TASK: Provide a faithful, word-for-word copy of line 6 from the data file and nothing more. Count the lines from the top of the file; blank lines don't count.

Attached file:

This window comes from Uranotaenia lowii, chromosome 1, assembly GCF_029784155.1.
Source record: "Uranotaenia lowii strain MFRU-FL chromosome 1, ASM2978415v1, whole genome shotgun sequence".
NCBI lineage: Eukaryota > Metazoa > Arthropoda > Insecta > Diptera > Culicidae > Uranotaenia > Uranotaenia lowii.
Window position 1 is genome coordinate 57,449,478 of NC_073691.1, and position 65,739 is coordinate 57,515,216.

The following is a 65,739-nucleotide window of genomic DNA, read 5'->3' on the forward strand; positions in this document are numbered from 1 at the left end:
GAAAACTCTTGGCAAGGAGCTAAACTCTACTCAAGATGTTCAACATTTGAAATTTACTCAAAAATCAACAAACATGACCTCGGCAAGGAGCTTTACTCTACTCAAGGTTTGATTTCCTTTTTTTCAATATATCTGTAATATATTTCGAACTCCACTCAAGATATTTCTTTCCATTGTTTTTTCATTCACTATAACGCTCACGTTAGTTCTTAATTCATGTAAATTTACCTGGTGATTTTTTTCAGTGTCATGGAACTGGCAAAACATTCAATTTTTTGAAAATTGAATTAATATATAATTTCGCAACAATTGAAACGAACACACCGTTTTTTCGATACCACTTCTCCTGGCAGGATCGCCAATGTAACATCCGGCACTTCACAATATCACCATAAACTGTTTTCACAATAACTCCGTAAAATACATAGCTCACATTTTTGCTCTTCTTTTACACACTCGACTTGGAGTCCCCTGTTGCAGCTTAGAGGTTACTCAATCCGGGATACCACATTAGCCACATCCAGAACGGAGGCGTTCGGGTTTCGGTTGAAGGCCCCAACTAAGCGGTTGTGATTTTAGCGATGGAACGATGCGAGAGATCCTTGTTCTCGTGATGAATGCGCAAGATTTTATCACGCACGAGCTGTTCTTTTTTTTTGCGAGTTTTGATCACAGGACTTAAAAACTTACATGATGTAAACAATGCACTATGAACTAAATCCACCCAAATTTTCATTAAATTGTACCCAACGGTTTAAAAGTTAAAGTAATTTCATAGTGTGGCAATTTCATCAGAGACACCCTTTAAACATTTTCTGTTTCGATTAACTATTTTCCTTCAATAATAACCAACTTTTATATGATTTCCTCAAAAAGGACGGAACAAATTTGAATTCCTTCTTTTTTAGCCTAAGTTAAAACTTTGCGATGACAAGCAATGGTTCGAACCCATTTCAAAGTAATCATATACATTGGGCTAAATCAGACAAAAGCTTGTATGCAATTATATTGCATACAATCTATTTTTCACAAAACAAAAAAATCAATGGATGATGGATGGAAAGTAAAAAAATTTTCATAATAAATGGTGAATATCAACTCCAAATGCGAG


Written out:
GAAAACTCTTGGCAAGGAGCTAAACTCTACTCAAGATGTTCAACATTTGAAATTTACTCAAAAATCAACAAACATGACCTCGGCAAGGAGCTTTACTCTACTCAAGGTTTGATTTCCTTTTTTTCAATATATCTGTAATATATTTCGAACTCCACTCAAGATATTTCTTTCCATTGTTTTTTCATTCACTATAACGCTCACGTTAGTTCTTAATTCATGTAAATTTACCTGGTGATTTTTTTCAGTGTCATGGAACTGGCAAAACATTCAATTTTTTGAAAATTGAATTAATATATAATTTCGCAACAATTGAAACGAACACACCGTTTTTTCGATACCACTTCTCCTGGCAGGATCGCCAATGTAACATCCGGCACTTCACAATATCACCATAAACTGTTTTCACAATAACTCCGTAAAATACATAGCTCACATTTTTGCTCTTCTTTTACACACTCGACTTGGAGTCCCCTGTTGCAGCTTAGAGGTTACTCAATCCGGGATACCACATTAGCCACATCCAGAACGGAGGCGTTCGGGTTTCGGTTGAAGGCCCCAACTAAGCGGTTGTGATTTTAGCGATGGAACGATGCGAGAGATCCTTGTTCTCGTGATGAATGCGCAAGATTTTATCACGCACGAGCTGTTCTTTTTTTTTGCGAGTTTTGATCACAGGACTTAAAAACTTACATGATGTAAACAATGCACTATGAACTAAATCCACCCAAATTTTCATTAAATTGTACCCAACGGTTTAAAAGTTAAAGTAATTTCATAGTGTGGCAATTTCATCAGAGACACCCTTTAAACATTTTCTGTTTCGATTAACTATTTTCCTTCAATAATAACCAACTTTTATATGATTTCCTCAAAAAGGACGGAACAAATTTGAATTCCTTCTTTTTTAGCCTAAGTTAAAACTTTGCGATGACAAGCAATGGTTCGAACCCATTTCAAAGTAATCATATACATTGGGCTAAATCAGACAAAAGCTTGTATGCAATTATATTGCATACAATCTATTTTTCACAAAACAAAAAAATCAATGGATGATGGATGGAAAGTAAAAAAATTTTCATAATAAATGGTGAATATCAACTCCAAATGCGAG